“There was a language in the world that everyone understood, a language the boy had used throughout the time that he was trying to improve things at the shop. It was the language of enthusiasm, of things accomplished with love and purpose, and as part of a search for something believed in and desired.” – Paulo Coelho, The Alchemist
As one of the most spiritually moving authors of the modern era, Paulo Coelho has written countless works that have changed the perspectives and lives of thousands of people around the globe. The Alchemist is the work that set his career rolling, a short novel about listening to our hearts and following our dreams. It takes the universal truths upheld by the spiritual and mocked by the cynics and explains them through the story of a young shepherd boy, Santiago, who leaves his flock and family in Spain to go to the pyramids of Egypt in search of treasure. Along the way, he meets a king with all the transformative power and magical stones of the Old Testament, an Arab merchant yearning to go on his pilgrimage, a woman of the desert with whom he falls in love, and finally, an alchemist that teaches him how to follow his heart. The Alchemist can be appreciated most by those who enjoy pondering ideas about universal oneness, spiritual journeys, and the Language of the World, and is best read while entertaining the possibility of the existence of such lofty ideas.
Given the previous discussion on the controversial nature of ideas on spirituality, the focus of this review falls on the significance of the story of the individual. The polarizing reaction to The Alchemist and Paulo Coelho’s works in general comes from the same tug-of-war between cynics and flower children brought up in the column on Siddhartha . The themes that magically tie together Coelho’s book center around the idea of a spiritual journey, specifically, one that individuals take in order to write a more complete story for themselves. While Santiago crosses the Saharan desert with a caravan of Arab merchants and aspiring alchemists, he contemplates his own series of actions that led him to be riding a camel to the pyramids of Giza, and wonders about the actions that led every individual traveling in the party to that exact same spot. Through Santiago’s thoughts, Coelho raises a beautiful point about the way humans can connect through an understanding of each other’s stories.
The individual’s story is remarkable thing. Encompassing all of the events of one’s life, it manages to reveal an extraordinary amount of information about why a person is the way she is and where that person is hoping to go. It holds within it the explanation of behavioral tics, why certain subjects are irrationally touchy, and how closely one’s ‘Personal Legend’ was followed. Our stories are somehow both astoundingly unique, building on the specific circumstances of each snapshot of one’s life to create an individual, and unexceptionally familiar. A sequence of events creates the distinctive individual, but the events themselves and the aspirations behind them are shared by all of humanity. It is for this reason that humans understand individuals by learning their stories. Because their features are common to the human mind, the product they create is comprehensible. One may not be able to understand someone’s religion or politics, but one can understand her story. All a part of the human experience, individuals can grasp the pain, the drive, and the joy of another. This capacity that all humans have, regardless of their willingness to use it, is what enables a bridge to be crossed from one individual to another.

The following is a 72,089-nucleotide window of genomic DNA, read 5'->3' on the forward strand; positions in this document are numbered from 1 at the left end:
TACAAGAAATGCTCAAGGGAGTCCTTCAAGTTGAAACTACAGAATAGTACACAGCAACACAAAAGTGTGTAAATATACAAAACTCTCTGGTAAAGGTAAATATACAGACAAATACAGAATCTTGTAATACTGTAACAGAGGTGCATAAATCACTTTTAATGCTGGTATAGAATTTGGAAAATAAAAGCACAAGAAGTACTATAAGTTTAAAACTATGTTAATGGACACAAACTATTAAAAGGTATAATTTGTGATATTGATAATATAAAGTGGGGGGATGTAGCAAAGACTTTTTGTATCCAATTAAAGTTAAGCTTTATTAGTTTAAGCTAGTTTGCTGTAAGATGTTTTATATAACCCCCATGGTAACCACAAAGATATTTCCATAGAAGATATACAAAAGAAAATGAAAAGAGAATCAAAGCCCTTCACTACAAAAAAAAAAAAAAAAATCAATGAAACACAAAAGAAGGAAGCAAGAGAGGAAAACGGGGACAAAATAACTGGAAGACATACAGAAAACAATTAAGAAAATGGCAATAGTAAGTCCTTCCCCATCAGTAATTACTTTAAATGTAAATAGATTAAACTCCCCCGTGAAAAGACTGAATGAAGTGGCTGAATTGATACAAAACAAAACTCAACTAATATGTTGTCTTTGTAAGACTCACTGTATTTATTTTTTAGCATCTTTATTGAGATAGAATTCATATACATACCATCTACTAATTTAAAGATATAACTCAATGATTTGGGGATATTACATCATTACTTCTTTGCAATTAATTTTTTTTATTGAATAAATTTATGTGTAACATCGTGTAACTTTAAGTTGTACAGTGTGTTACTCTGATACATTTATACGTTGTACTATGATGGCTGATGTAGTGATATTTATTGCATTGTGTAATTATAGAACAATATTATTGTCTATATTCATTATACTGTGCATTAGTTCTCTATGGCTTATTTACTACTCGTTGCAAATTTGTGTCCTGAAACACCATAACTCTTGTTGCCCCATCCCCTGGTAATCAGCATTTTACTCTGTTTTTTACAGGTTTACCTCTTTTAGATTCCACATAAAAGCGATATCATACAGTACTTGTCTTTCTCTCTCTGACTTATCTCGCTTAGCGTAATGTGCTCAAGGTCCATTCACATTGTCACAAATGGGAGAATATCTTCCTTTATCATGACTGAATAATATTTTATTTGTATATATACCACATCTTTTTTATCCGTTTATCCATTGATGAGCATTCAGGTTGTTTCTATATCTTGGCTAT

The more bridges crossed, the more understanding gained of the world and the human mind. Those who push themselves to draw these bridges and walk across them invite vulnerability, both their own and that of the individual whose story they are hearing. This vulnerability, however, represents the irresistible and captivating nature of human connection, nearly impossible without revealing one’s story to someone else. Coelho’s writes the truth in explaining that one’s story and the understanding of the stories of others is at the root of human existence. These stories are all humans have to make sense of a world too often muddled by blinding subjectivity and the noise and mess of one’s own head. The ability and exercise of really stepping into someone’s shoes involves being taken on a walk by these shoes, out of the dark forest of one’s own mind and across new terrain. Feeling the wind that blows across the desert of someone’s mind or hearing the ocean’s waves that smash against the cliffs of another’s is the stuff of Coelho’s books, each gust or crash bringing striking clarity.